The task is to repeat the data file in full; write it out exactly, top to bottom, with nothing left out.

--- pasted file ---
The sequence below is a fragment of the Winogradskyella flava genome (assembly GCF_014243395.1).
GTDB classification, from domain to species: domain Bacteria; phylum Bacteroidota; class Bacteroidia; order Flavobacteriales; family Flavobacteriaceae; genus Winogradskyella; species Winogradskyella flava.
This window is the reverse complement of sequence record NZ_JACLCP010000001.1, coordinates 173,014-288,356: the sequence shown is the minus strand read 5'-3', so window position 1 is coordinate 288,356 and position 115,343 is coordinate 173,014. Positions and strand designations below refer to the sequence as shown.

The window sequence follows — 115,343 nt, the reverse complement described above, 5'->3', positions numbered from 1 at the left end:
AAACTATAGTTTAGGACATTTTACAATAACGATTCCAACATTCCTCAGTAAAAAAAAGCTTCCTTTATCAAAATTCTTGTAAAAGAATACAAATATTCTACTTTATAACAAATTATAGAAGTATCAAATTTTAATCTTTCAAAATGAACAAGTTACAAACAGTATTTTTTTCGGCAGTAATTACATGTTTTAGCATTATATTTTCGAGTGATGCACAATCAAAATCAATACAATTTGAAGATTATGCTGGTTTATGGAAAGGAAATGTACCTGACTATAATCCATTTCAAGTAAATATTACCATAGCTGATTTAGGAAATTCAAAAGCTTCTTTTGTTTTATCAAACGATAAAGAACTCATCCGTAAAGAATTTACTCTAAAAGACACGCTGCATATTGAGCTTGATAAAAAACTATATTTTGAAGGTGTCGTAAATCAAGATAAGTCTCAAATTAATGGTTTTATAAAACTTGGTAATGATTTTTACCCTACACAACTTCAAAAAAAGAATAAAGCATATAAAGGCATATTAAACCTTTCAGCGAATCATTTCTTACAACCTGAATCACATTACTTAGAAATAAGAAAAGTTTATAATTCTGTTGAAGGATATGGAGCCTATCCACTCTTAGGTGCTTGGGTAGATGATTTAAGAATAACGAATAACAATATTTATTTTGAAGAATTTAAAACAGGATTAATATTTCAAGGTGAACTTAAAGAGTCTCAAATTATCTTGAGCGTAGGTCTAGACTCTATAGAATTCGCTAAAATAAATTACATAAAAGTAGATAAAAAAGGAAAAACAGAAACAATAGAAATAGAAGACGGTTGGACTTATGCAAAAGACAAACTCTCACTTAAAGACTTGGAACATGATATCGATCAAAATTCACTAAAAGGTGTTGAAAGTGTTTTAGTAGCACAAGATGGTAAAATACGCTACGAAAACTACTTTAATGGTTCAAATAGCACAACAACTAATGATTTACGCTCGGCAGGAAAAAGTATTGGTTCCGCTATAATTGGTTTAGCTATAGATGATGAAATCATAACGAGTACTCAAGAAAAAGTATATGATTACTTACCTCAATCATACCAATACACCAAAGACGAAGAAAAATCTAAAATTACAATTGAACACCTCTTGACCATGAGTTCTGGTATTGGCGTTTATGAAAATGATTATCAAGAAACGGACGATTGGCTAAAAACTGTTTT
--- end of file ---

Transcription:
The sequence below is a fragment of the Winogradskyella flava genome (assembly GCF_014243395.1).
GTDB classification, from domain to species: domain Bacteria; phylum Bacteroidota; class Bacteroidia; order Flavobacteriales; family Flavobacteriaceae; genus Winogradskyella; species Winogradskyella flava.
This window is the reverse complement of sequence record NZ_JACLCP010000001.1, coordinates 173,014-288,356: the sequence shown is the minus strand read 5'-3', so window position 1 is coordinate 288,356 and position 115,343 is coordinate 173,014. Positions and strand designations below refer to the sequence as shown.

The window sequence follows — 115,343 nt, the reverse complement described above, 5'->3', positions numbered from 1 at the left end:
AAACTATAGTTTAGGACATTTTACAATAACGATTCCAACATTCCTCAGTAAAAAAAAGCTTCCTTTATCAAAATTCTTGTAAAAGAATACAAATATTCTACTTTATAACAAATTATAGAAGTATCAAATTTTAATCTTTCAAAATGAACAAGTTACAAACAGTATTTTTTTCGGCAGTAATTACATGTTTTAGCATTATATTTTCGAGTGATGCACAATCAAAATCAATACAATTTGAAGATTATGCTGGTTTATGGAAAGGAAATGTACCTGACTATAATCCATTTCAAGTAAATATTACCATAGCTGATTTAGGAAATTCAAAAGCTTCTTTTGTTTTATCAAACGATAAAGAACTCATCCGTAAAGAATTTACTCTAAAAGACACGCTGCATATTGAGCTTGATAAAAAACTATATTTTGAAGGTGTCGTAAATCAAGATAAGTCTCAAATTAATGGTTTTATAAAACTTGGTAATGATTTTTACCCTACACAACTTCAAAAAAAGAATAAAGCATATAAAGGCATATTAAACCTTTCAGCGAATCATTTCTTACAACCTGAATCACATTACTTAGAAATAAGAAAAGTTTATAATTCTGTTGAAGGATATGGAGCCTATCCACTCTTAGGTGCTTGGGTAGATGATTTAAGAATAACGAATAACAATATTTATTTTGAAGAATTTAAAACAGGATTAATATTTCAAGGTGAACTTAAAGAGTCTCAAATTATCTTGAGCGTAGGTCTAGACTCTATAGAATTCGCTAAAATAAATTACATAAAAGTAGATAAAAAAGGAAAAACAGAAACAATAGAAATAGAAGACGGTTGGACTTATGCAAAAGACAAACTCTCACTTAAAGACTTGGAACATGATATCGATCAAAATTCACTAAAAGGTGTTGAAAGTGTTTTAGTAGCACAAGATGGTAAAATACGCTACGAAAACTACTTTAATGGTTCAAATAGCACAACAACTAATGATTTACGCTCGGCAGGAAAAAGTATTGGTTCCGCTATAATTGGTTTAGCTATAGATGATGAAATCATAACGAGTACTCAAGAAAAAGTATATGATTACTTACCTCAATCATACCAATACACCAAAGACGAAGAAAAATCTAAAATTACAATTGAACACCTCTTGACCATGAGTTCTGGTATTGGCGTTTATGAAAATGATTATCAAGAAACGGACGATTGGCTAAAAACTGTTTT